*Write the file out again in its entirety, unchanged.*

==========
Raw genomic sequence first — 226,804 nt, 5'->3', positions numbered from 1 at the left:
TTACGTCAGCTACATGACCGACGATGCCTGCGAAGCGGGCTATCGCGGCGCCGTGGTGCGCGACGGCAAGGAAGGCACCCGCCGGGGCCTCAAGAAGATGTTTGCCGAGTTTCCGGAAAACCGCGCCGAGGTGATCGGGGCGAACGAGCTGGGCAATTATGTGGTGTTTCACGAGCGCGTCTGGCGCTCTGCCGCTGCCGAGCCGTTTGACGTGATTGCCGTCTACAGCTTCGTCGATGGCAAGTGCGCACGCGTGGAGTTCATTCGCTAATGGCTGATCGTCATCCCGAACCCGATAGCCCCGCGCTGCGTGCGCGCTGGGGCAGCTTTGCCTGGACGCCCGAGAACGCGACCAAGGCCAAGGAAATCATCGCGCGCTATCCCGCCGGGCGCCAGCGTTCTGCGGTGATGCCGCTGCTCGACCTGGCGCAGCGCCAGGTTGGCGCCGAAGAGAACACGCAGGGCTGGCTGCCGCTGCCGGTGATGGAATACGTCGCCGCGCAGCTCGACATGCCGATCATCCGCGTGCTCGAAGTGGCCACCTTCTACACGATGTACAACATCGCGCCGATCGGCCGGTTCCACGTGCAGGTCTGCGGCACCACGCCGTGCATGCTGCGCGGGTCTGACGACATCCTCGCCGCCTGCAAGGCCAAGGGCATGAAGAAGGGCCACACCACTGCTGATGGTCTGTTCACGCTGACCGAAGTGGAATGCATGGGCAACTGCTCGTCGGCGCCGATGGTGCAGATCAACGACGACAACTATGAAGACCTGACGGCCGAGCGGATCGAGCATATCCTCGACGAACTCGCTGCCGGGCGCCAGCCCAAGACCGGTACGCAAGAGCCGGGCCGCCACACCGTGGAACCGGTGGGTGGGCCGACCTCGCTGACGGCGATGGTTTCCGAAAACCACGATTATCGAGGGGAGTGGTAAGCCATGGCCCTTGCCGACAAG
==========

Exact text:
Raw genomic sequence first — 226,804 nt, 5'->3', positions numbered from 1 at the left:
TTACGTCAGCTACATGACCGACGATGCCTGCGAAGCGGGCTATCGCGGCGCCGTGGTGCGCGACGGCAAGGAAGGCACCCGCCGGGGCCTCAAGAAGATGTTTGCCGAGTTTCCGGAAAACCGCGCCGAGGTGATCGGGGCGAACGAGCTGGGCAATTATGTGGTGTTTCACGAGCGCGTCTGGCGCTCTGCCGCTGCCGAGCCGTTTGACGTGATTGCCGTCTACAGCTTCGTCGATGGCAAGTGCGCACGCGTGGAGTTCATTCGCTAATGGCTGATCGTCATCCCGAACCCGATAGCCCCGCGCTGCGTGCGCGCTGGGGCAGCTTTGCCTGGACGCCCGAGAACGCGACCAAGGCCAAGGAAATCATCGCGCGCTATCCCGCCGGGCGCCAGCGTTCTGCGGTGATGCCGCTGCTCGACCTGGCGCAGCGCCAGGTTGGCGCCGAAGAGAACACGCAGGGCTGGCTGCCGCTGCCGGTGATGGAATACGTCGCCGCGCAGCTCGACATGCCGATCATCCGCGTGCTCGAAGTGGCCACCTTCTACACGATGTACAACATCGCGCCGATCGGCCGGTTCCACGTGCAGGTCTGCGGCACCACGCCGTGCATGCTGCGCGGGTCTGACGACATCCTCGCCGCCTGCAAGGCCAAGGGCATGAAGAAGGGCCACACCACTGCTGATGGTCTGTTCACGCTGACCGAAGTGGAATGCATGGGCAACTGCTCGTCGGCGCCGATGGTGCAGATCAACGACGACAACTATGAAGACCTGACGGCCGAGCGGATCGAGCATATCCTCGACGAACTCGCTGCCGGGCGCCAGCCCAAGACCGGTACGCAAGAGCCGGGCCGCCACACCGTGGAACCGGTGGGTGGGCCGACCTCGCTGACGGCGATGGTTTCCGAAAACCACGATTATCGAGGGGAGTGGTAAGCCATGGCCCTTGCCGACAAG